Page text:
- Analysis of grouped or longitudinal data using linear mixed models
- Basic principles of statistics
- Categorical data analysis using logistic regression
- Graphics in R (FLAMES workshop)
- Introduction to Internet Questionnaires with QUALTRICS
- Introduction to JMP Pro 14 software
- Introduction to Stata
- Method in data collection
- Method in research design
- Multiple linear regression and ANOVA
- Multivariate statistics
- R Workshop
- Survival analysis in R

The use of scales as a means to quantify attributes is common in psychology, social science, and health studies. A typical way of constructing scales is by formulating a set of ordinal scaled items, assign scores to the corresponding ordinal categories, and add the scores as the scale value (so-called summated rating scale). Although elegant in its simplicity, summated rating scales have a number of disadvantages that invite for the serious consideration of alternative methods.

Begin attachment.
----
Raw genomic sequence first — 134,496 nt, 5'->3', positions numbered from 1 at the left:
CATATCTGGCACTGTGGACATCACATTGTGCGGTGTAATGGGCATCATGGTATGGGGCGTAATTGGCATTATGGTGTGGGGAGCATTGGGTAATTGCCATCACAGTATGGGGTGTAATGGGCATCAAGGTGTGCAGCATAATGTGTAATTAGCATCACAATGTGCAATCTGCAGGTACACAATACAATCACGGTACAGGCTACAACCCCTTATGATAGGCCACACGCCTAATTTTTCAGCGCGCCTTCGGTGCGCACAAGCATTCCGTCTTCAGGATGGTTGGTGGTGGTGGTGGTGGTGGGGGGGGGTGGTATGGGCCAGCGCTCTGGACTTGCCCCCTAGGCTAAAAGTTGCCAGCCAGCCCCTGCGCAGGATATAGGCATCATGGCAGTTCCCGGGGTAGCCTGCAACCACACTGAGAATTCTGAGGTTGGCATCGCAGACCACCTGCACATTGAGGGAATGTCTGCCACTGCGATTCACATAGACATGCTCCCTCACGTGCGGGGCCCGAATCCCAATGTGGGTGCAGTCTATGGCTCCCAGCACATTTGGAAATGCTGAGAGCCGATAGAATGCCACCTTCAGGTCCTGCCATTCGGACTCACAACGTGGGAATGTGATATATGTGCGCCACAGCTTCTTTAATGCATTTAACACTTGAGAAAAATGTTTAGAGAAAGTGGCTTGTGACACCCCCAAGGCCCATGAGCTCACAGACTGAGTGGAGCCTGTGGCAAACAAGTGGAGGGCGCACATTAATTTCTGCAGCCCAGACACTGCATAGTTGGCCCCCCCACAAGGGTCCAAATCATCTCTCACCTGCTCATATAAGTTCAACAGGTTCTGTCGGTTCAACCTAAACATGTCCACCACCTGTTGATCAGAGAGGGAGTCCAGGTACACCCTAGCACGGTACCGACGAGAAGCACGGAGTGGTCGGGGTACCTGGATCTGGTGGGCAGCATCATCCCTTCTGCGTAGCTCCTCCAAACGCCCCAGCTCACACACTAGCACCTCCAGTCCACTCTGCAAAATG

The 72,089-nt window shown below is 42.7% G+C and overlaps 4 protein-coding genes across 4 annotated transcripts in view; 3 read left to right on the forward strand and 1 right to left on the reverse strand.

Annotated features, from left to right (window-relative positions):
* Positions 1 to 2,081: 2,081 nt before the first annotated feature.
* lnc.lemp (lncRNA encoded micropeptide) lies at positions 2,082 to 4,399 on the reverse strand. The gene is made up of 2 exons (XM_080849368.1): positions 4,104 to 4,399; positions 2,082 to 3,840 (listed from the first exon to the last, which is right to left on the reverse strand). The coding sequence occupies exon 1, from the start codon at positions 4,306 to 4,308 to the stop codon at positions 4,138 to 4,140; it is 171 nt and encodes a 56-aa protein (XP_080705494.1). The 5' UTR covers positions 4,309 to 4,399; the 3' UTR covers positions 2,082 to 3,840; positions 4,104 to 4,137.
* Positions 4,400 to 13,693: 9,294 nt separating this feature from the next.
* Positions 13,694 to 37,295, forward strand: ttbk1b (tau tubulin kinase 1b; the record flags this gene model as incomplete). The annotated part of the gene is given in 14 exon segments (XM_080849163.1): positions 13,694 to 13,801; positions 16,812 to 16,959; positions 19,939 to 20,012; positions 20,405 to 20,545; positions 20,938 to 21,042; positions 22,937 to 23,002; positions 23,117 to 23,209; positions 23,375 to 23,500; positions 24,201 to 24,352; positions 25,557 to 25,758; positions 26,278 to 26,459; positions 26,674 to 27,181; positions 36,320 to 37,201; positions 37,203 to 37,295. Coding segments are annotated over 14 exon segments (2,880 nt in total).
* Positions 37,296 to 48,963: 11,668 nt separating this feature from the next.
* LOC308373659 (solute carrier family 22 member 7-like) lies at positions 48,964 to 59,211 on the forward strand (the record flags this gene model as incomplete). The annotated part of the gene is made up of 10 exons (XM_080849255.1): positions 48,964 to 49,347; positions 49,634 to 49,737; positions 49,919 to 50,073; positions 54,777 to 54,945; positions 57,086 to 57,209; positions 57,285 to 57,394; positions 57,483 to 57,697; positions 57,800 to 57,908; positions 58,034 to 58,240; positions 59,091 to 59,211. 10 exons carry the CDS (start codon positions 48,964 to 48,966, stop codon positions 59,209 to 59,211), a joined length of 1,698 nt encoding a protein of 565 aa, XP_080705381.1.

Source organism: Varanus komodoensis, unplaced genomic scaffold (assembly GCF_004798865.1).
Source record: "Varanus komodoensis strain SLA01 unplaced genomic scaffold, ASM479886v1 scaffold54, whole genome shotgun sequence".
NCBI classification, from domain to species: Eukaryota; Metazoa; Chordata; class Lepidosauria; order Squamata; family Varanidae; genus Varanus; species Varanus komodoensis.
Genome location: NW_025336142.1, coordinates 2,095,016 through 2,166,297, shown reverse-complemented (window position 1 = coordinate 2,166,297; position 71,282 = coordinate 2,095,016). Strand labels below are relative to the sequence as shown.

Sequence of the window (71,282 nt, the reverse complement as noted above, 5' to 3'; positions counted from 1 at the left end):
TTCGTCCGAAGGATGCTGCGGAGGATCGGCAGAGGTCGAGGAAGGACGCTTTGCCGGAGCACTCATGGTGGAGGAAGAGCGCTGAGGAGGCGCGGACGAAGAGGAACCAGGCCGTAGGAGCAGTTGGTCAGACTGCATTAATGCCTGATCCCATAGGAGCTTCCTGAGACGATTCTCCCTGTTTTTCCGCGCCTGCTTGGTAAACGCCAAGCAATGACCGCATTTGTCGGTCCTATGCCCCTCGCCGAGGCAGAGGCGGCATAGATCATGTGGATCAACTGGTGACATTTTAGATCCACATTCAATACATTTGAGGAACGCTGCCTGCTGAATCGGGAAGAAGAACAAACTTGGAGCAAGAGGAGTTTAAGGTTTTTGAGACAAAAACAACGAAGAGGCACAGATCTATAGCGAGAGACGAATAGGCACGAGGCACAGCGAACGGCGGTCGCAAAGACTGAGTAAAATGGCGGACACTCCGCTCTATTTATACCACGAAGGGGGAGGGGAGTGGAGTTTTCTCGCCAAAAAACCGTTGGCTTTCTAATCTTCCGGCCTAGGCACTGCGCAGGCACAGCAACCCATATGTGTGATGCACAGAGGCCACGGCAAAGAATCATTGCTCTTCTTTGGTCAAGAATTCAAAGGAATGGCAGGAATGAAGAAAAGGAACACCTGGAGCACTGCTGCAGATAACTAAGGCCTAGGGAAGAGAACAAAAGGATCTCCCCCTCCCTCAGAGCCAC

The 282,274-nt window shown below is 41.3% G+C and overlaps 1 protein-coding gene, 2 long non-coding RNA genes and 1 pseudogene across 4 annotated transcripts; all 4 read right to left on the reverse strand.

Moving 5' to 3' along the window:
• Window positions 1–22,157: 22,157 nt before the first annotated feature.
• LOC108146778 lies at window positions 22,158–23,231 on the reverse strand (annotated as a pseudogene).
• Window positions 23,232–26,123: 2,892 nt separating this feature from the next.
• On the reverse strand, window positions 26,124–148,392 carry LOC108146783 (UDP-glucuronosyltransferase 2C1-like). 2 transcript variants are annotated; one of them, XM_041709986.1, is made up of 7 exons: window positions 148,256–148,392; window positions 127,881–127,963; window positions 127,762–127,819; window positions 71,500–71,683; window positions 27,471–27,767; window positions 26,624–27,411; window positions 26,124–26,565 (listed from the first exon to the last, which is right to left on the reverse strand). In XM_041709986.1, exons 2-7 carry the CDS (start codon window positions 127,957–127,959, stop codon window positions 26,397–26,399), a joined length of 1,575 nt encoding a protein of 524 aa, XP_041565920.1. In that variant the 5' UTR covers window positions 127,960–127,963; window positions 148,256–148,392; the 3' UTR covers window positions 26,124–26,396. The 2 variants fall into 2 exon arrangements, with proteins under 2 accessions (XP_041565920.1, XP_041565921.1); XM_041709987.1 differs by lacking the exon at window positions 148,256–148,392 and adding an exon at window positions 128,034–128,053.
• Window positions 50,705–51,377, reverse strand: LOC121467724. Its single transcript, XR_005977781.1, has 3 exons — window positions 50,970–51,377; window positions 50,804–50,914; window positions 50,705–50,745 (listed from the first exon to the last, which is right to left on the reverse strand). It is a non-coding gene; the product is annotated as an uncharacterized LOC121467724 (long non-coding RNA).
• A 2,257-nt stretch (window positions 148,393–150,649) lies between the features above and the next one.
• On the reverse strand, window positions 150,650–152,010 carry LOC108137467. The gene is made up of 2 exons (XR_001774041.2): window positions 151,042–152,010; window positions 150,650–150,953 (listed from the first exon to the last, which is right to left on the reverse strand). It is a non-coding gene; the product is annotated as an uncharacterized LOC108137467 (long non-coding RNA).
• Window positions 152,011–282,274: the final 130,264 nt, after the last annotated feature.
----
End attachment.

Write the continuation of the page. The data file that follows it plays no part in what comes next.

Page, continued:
This course will discuss two alternatives, namely factor analytical models, and Item Response Theory. Students will receive theoretical background and will perform practical exercises on existing datasets using the statistical software package R.

At the end of this course, participants:

Know about basic aspects of measurement (validity, reliability, precision, discriminating power, measurement scale)

Understand the principles of Summated Rating Scales, perform an item analysis (incl. so-called reliability analysis) in R, and interpret the results

Understand the principles of factor analytical models, compute simple factor models (e.g., by principal components analysis) in R, and interpret the results

Understand the principles of Item Response Theory, compute a Rasch model in R, and interpret the results

The course will be taught in three days of learning-by-doing. The general set-up of this course involves lecturing and practice in computer lab.

This course is targeted at doctoral and post-doctoral researchers . Knowledge of general research methodology and basic statistics is recommended. The number of participants is limited to 20. No prior knowledge of R is required to participate in this course, but an understanding of basic statistics (t test, ANAOVA, regression) is an asset.